July 14, 1999 began just like any other mid-year day in Wisconsin. Sunny and warm, it was summer in Milwaukee.
But at 5:12 p.m., during the heart of rush hour, disaster struck at Milwaukee’s still-under construction baseball cathedral, Miller Park.
Along the first base line, as the giant Lampson crane nicknamed “Big Blue” was attempting to lift a section of the retractable roof into place, it collapsed. It draped its twisted steel over the façade of the ballpark like a giant blue shirt you might throw over a chair to air dry.
As the crane was falling from the sky, tragedy struck.
“We had about 600 tons on the hook,” construction worker Mike Ellis told then-WTMJ anchor Cheri Preston, the first reporter on the scene.
“We were almost ready to go up there and put it together, and the Lampson, the big blue crane, just started snapping. I don’t really know what happened to it. It just started leaning over and fell. It took another crane with it.
“I watched three men die.”
Those three, Jeffrey Wischer, William DeGrave, and Jerome Starr were killed when their man-basket that was suspended in the air was hit by the falling crane.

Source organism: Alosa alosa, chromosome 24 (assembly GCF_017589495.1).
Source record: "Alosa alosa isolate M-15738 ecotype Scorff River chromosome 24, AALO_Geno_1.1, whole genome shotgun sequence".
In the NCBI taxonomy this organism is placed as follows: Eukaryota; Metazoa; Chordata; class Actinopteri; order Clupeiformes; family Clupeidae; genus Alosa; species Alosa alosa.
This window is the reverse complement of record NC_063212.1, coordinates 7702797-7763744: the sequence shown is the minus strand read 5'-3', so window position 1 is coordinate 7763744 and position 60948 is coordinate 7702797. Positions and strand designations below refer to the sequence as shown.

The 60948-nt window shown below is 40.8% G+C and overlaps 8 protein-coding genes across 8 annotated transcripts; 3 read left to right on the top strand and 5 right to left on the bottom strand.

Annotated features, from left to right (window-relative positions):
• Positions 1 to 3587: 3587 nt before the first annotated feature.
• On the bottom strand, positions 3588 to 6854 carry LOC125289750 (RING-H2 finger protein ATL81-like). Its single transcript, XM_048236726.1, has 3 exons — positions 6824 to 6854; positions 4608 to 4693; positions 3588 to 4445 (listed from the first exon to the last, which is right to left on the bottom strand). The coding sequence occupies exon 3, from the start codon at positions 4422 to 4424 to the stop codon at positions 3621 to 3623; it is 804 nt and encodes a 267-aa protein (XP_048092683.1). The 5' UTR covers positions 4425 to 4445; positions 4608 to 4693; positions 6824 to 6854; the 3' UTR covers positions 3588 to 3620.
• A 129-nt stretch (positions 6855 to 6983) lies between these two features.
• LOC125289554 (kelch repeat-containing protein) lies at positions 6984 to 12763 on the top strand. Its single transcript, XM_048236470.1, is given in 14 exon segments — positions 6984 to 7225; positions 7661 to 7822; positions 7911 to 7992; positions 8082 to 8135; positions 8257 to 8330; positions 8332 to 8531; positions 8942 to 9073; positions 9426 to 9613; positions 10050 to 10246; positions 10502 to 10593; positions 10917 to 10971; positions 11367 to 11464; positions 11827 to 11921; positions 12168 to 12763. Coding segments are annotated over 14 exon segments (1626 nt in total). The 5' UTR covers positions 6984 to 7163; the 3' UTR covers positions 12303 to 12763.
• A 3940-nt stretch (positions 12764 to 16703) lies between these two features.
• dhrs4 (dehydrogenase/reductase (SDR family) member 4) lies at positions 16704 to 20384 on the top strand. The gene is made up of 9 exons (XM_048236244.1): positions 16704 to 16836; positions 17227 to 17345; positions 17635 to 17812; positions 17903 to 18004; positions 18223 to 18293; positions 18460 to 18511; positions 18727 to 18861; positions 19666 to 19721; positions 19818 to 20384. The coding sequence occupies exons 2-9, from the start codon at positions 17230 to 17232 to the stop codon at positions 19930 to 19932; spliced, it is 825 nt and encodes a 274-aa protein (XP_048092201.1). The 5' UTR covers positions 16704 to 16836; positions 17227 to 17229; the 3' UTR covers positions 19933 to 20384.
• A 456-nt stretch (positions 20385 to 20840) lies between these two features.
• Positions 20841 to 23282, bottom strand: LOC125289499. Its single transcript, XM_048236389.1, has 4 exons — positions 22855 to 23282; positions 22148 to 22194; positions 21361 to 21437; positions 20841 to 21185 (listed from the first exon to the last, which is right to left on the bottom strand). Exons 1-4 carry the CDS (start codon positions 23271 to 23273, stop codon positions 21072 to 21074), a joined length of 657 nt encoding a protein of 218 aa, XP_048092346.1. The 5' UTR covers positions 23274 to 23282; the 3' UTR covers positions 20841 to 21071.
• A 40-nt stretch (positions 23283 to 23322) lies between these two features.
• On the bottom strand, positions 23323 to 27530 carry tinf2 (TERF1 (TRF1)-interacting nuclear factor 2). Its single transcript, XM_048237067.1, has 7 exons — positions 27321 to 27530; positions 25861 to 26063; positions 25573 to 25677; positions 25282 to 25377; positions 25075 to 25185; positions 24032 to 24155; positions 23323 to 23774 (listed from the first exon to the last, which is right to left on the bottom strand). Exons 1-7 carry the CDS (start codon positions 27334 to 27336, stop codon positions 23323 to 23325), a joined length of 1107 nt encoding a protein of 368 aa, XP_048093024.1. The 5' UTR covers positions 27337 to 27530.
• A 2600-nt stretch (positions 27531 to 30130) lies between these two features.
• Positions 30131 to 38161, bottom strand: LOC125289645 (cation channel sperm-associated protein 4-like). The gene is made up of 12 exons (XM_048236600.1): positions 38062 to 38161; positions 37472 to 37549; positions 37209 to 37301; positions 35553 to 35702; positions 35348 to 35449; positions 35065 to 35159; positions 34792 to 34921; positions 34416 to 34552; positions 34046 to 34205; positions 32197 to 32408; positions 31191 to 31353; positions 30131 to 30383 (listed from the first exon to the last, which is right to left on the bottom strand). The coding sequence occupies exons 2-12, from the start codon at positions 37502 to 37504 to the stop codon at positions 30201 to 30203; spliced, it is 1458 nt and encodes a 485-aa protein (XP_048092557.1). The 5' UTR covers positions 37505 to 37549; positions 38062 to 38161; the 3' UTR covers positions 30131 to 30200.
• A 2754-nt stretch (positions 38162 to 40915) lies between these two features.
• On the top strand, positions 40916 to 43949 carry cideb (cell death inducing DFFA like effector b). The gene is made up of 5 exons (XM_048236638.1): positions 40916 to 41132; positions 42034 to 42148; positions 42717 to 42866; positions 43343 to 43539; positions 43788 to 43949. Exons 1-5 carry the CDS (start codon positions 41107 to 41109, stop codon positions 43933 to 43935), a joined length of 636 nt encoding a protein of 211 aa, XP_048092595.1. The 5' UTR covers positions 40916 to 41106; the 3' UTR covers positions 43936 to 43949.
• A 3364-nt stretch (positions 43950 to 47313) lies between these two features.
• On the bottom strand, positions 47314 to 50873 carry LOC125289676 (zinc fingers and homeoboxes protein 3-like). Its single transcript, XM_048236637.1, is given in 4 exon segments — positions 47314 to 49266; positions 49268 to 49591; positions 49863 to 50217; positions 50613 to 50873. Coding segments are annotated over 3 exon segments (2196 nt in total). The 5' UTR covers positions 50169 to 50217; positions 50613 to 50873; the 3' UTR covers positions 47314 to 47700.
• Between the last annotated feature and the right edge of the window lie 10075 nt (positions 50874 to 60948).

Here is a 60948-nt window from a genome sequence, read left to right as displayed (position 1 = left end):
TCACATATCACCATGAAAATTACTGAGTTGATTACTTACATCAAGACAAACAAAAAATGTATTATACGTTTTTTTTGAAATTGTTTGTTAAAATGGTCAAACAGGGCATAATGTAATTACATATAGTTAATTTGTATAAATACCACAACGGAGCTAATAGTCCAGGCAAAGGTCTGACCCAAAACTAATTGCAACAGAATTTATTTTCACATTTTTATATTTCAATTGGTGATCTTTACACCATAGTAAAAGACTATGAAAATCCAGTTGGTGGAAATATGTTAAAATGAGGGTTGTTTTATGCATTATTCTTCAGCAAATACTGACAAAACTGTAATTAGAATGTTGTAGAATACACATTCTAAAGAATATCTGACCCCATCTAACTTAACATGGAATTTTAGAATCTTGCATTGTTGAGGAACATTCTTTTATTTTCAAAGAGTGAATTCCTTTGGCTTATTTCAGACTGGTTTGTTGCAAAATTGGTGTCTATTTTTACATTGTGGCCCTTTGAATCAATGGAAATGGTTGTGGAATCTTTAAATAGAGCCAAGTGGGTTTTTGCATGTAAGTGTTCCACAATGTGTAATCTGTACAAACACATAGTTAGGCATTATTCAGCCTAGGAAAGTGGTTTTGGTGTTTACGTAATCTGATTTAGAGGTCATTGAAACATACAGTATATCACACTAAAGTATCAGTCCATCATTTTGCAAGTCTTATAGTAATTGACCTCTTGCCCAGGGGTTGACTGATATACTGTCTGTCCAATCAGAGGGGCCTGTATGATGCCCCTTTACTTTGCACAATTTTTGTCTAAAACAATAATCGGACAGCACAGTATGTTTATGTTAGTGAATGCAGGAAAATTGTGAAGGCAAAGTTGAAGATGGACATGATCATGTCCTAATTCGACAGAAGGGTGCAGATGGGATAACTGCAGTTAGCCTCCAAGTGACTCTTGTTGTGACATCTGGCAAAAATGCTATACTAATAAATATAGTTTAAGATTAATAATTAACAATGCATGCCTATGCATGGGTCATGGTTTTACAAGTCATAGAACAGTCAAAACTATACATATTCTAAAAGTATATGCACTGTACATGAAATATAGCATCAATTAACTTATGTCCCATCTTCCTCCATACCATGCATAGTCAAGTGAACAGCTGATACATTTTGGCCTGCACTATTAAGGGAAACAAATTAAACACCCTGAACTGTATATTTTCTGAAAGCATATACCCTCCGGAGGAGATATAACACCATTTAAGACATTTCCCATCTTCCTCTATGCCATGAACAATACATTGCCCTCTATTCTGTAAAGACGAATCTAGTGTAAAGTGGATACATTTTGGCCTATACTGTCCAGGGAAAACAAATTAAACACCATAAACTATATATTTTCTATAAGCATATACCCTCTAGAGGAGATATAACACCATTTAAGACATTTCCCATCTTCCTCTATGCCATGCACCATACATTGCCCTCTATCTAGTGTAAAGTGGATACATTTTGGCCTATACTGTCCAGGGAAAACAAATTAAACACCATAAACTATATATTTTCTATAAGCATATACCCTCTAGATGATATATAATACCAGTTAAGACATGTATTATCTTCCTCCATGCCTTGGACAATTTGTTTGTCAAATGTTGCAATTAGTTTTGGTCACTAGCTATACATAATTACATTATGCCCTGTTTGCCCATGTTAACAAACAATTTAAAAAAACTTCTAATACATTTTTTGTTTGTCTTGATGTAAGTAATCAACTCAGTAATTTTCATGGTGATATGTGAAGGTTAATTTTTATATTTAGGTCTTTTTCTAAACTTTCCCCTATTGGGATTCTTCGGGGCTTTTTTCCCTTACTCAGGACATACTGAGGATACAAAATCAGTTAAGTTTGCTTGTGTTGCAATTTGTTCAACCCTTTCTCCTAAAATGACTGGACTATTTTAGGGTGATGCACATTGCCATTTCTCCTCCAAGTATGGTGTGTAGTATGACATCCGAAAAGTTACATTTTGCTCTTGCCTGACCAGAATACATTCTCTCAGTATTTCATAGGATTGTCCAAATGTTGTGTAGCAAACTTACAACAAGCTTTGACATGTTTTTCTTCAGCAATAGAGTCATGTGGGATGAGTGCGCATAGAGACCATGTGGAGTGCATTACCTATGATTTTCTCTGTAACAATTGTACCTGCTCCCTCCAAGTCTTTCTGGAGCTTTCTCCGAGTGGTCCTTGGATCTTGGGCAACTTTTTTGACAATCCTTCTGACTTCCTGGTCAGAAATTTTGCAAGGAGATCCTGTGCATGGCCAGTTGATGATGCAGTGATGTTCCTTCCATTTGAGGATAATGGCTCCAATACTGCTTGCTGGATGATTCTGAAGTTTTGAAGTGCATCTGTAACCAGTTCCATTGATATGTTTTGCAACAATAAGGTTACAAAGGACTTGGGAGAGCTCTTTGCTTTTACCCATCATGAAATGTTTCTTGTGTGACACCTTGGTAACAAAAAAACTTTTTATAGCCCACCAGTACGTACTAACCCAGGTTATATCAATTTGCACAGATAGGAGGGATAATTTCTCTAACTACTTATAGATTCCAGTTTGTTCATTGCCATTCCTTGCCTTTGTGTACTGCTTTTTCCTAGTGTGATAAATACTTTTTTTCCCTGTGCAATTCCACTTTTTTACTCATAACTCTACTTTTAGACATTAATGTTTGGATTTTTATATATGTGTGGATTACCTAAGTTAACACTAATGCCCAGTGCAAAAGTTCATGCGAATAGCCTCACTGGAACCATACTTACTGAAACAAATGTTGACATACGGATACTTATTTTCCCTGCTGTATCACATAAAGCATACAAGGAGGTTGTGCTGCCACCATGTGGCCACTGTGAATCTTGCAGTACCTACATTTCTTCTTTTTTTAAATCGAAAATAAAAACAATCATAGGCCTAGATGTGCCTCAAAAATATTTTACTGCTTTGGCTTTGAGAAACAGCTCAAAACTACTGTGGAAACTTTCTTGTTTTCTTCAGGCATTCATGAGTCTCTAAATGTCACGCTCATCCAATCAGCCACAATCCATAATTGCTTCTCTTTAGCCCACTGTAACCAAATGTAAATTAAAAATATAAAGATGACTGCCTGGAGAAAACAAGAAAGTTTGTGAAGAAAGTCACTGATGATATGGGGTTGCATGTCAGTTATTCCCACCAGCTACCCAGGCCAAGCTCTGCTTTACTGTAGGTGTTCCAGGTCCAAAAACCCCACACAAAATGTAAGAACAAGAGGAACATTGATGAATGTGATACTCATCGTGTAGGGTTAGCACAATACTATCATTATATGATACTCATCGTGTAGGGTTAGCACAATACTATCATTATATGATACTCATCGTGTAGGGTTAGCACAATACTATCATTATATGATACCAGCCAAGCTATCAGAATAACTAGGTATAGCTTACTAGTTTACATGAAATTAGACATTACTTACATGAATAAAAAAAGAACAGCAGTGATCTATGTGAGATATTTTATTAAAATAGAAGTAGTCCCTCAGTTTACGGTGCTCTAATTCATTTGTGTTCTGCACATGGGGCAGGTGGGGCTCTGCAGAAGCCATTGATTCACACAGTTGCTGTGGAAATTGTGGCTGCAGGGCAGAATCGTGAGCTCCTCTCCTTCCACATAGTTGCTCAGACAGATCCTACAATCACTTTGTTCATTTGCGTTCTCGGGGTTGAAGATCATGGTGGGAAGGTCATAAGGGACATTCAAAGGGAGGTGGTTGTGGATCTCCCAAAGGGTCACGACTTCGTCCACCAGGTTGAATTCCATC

Preston was only there first as a matter of the happenstance of being at nearby Marquette University when she heard the first report of the accident from then-WTMJ airborne traffic reporter Tom Carr.
She was speechless.
“I was completely stunned when he said that,” Preston, now a national anchor for ABC Radio News, says today. “I didn’t know what to ask him next. I mean, what do you ask somebody next when he says he had just watched three men die?”
Wind gusts of up to 27 miles per hour were primarily blamed for the collapse; the investigation into the accident revealed that workers had expressed deep reservations about doing the roof pick because of the high wind speeds that day, but their concerns were not heeded.
The Brewers postponed their game the next day against Kansas City, both out of respect to the three lives lost, as well as to ensure the site was secure and no fans attending games at County Stadium could be injured.
When the club resumed playing, they added a commemorative Ironworkers Local 8 patch on their uniforms. Before the team resumed playing, those that were lost were remembered with a moment of silence prior to the first pitch.
The damage to Miller Park was estimated at around $100 million dollars and the stadium’s opening date was pushed back a year. The families of the three victims eventually reached an undisclosed settlement with the construction companies.
They have remained publicly silent on the matter in the years since.